Post wisdom teeth removal, What to Expect: Wisdom teeth are among the most frequently extracted teeth. Because of their size and position at the back of the dental arches, it is often harder to extract them than another tooth located elsewhere in the mouth.
There are therefore more complications and potential risks to obtain them. The advice and recommendations below refer to wisdom teeth but may apply to any dental extraction.
We recommend reading the article: Eating and drinking after wisdom teeth removal
Post wisdom teeth removal: Bleeding
Bleeding is inevitable from the time of surgery until several hours after returning home.
- It is critical to tell your surgeon if you are taking anticoagulants so that extra precautions are taken to avoid more abundant or uncontrollable postoperative bleeding.
- Even little bleeding may seem more important because of the mixture of blood and a large number of salivae in the mouth. The amount of blood you see in your mouth is therefore probably not as significant as you think.
- Mild bleeding or seepage, often seen by a red or pinkish tinge of saliva or a taste of blood in the mouth, may persist for up to 2-3 days after surgery; These bleeds are standard and are not precursors of a problem.
- Bite firmly and continuously in a folded gauze pad or moistened tea bag placed directly on the extraction site for 30 to 60 minutes. Repeat as needed for 30 minutes, changing the compress or pouch of moistened tea if soaked with blood, ideally every 30 minutes.
- Tea contains tannic acid that has the property of contracting blood vessels, which will help stop bleeding by the faster formation of a blood clot in the extraction site.
- Avoid looking to see if the bleeding is stopped just a few minutes after beginning to bite into a compress or a tea bag, failing to prolong the bleeding unnecessarily.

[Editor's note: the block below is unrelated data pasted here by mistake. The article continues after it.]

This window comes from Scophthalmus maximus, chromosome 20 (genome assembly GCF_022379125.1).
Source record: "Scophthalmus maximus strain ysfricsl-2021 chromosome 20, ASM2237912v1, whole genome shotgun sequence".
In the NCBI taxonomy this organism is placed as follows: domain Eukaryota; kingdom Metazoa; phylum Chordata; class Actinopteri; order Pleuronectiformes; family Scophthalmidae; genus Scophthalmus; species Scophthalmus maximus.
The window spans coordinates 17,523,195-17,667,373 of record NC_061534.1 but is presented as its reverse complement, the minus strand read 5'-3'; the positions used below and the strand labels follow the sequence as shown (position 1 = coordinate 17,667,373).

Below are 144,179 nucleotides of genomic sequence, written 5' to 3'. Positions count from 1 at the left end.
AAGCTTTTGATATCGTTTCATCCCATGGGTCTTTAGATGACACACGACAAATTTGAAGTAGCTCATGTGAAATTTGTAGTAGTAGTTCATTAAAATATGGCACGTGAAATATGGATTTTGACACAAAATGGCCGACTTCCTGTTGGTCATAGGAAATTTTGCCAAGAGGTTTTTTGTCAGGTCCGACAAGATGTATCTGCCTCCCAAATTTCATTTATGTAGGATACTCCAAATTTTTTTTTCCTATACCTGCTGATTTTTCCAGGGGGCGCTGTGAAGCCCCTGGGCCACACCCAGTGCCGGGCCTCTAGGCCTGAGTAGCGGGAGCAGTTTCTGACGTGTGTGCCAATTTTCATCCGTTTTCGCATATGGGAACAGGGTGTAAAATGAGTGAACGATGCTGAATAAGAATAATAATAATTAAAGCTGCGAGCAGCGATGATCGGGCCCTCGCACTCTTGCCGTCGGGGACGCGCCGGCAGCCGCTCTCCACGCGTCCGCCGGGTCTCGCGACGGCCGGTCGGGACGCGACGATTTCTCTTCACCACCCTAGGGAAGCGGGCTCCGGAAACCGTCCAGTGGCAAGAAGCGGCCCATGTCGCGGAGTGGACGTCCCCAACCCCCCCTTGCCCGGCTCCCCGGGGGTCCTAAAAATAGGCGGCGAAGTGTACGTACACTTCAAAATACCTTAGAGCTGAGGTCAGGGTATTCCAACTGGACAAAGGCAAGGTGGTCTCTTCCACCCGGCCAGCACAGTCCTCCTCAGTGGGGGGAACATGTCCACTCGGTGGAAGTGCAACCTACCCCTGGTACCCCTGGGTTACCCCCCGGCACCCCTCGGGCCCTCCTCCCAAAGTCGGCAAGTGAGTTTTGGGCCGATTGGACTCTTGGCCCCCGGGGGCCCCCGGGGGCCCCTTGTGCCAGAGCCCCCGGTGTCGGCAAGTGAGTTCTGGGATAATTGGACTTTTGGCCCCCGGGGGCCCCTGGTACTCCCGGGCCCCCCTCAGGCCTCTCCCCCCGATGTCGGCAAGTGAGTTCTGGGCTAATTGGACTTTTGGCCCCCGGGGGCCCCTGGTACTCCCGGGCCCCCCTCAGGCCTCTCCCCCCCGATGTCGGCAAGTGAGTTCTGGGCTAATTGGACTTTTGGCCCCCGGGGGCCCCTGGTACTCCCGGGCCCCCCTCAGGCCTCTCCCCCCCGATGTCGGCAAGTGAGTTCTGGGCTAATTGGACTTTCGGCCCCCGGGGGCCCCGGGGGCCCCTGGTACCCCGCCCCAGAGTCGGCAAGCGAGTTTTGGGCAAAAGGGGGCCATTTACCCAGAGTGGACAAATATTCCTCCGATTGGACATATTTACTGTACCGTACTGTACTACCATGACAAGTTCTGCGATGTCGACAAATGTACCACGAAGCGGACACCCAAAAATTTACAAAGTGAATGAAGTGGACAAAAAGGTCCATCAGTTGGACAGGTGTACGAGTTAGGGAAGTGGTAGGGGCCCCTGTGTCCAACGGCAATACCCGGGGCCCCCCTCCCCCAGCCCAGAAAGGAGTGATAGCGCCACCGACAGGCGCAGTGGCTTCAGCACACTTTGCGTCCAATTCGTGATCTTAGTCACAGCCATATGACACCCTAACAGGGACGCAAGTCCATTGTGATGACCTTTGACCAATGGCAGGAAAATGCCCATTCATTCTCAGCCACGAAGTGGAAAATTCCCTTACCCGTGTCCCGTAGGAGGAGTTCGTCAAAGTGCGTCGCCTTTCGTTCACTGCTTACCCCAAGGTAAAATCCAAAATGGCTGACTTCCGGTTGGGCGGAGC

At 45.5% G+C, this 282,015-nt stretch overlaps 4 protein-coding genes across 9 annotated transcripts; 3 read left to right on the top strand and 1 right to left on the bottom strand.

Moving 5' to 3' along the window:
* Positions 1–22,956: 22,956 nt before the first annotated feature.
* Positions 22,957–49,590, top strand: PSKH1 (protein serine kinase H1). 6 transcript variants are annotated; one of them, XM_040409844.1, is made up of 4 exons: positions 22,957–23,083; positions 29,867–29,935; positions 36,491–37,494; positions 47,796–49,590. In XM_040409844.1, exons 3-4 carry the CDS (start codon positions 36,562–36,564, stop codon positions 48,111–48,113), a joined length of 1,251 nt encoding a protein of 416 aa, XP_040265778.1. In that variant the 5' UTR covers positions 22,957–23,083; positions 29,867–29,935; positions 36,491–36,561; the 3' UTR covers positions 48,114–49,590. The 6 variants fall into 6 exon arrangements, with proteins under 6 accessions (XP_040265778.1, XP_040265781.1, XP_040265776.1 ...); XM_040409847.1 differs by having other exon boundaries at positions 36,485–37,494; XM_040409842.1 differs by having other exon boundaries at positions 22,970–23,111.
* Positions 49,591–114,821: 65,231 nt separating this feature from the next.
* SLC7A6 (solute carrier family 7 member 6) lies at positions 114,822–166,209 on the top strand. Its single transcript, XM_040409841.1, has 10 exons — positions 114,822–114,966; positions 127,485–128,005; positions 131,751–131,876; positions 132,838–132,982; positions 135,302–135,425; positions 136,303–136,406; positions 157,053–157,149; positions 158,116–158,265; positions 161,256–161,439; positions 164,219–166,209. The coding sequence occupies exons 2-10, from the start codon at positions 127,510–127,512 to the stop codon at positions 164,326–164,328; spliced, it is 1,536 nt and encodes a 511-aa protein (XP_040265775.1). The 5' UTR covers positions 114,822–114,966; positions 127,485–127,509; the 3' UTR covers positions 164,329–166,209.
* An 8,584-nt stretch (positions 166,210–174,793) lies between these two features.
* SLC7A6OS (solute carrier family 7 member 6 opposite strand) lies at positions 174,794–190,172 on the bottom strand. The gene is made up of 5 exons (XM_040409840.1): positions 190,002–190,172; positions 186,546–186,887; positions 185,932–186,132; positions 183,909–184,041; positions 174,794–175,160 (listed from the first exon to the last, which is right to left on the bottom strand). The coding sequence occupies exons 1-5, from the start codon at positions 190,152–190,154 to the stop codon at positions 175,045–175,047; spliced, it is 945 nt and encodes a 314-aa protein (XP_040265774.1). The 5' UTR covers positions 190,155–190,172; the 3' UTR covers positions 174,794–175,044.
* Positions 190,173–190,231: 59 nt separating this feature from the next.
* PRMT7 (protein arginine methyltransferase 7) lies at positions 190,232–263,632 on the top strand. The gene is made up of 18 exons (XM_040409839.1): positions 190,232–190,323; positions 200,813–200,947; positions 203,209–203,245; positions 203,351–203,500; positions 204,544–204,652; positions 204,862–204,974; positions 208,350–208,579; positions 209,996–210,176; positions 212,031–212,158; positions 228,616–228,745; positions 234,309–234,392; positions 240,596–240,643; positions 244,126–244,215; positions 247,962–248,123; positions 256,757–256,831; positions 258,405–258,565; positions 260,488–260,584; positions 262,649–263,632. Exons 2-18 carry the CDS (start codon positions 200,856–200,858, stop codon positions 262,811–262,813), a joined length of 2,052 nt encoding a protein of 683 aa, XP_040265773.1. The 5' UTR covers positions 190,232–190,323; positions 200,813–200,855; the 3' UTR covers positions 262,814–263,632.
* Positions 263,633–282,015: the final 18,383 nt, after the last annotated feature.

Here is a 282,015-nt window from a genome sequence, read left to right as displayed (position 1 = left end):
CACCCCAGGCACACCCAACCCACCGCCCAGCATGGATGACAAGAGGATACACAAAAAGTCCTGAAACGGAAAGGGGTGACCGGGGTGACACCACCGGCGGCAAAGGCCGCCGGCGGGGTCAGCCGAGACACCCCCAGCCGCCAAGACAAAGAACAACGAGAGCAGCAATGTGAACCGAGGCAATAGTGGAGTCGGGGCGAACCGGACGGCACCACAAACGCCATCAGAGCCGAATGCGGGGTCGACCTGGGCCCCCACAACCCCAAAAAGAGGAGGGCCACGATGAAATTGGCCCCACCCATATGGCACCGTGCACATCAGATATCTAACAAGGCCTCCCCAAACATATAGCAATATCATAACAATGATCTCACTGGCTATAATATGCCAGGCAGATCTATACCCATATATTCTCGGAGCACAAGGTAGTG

- DO NOT chew the gauze pad or tea bag or try to speak at the same time pressure is applied to the surgical site; An even greater production of saliva will ensue, which could cause more bleeding instead of stopping them.
- DO NOT touch the wounds with your fingers, tongue or another object to avoid bleeding.
- DO NOT brush your teeth for 24 hours after surgery.
Raise the head and remain calm; Physical activity and household tasks should be avoided during the first few days after surgery.
- If you think that bleeding will increase or continue instead of decreasing or stopping, despite the recommendations above, consult your surgeon.
Post wisdom teeth removal: Swelling (edema)
- The swelling is characterized by a region of the body near the surgical site, such as the cheeks, chin, neck, lips, nose or even the forehead, which swells and sometimes becomes warmer than elsewhere.
- The swelling is a normal phenomenon that is part of the healing process. It may be more or less important depending on the individual. Some patients report having the appearance of a squirrel with cheeks filled with hazelnuts because of swelling after surgery.
- It occurs up to 24 hours after surgery and usually reaches its maximum 48 to 72 hours after surgery and then disappears quietly after 7 to 10 days.
- Swelling can cause a sore throat, as the muscles of the face and neck may be swollen. The patient may then have pain while swallowing. These sore throats should subside as the swelling decreases.
- POSITION: For 24 to 48 hours after surgery, keep your head elevated above the rest of the body, as with bleeding, with extra pillows if needed.
- COLD: Apply ice to the face as soon as the swelling occurs for 20 minutes per hour during the first 48 hours. It is important not to exceed 20 minutes consecutively to avoid frostbite to the skin. The ice can be substituted by “ice packs” or a bag of frozen vegetables that allows conforming to the shape of the face.
- HEAT: Beyond 48 hours after surgery, the ice will have no effect on the swelling. To reduce it after this period, hot and moist compresses applied to the swollen tissues, as often as you want and can tolerate it, will help to reduce the swelling. A hot water bottle applied to the cheeks is also particularly useful.
Post wisdom teeth removal: Pain and discomfort
- Pain and discomfort are very common, if not ‘normal’ or unavoidable, after tooth extraction. The pain intensity peak is expected to occur approximately 6 hours after surgery, immediately after the disappearance of the effect of local anesthesia used during surgery.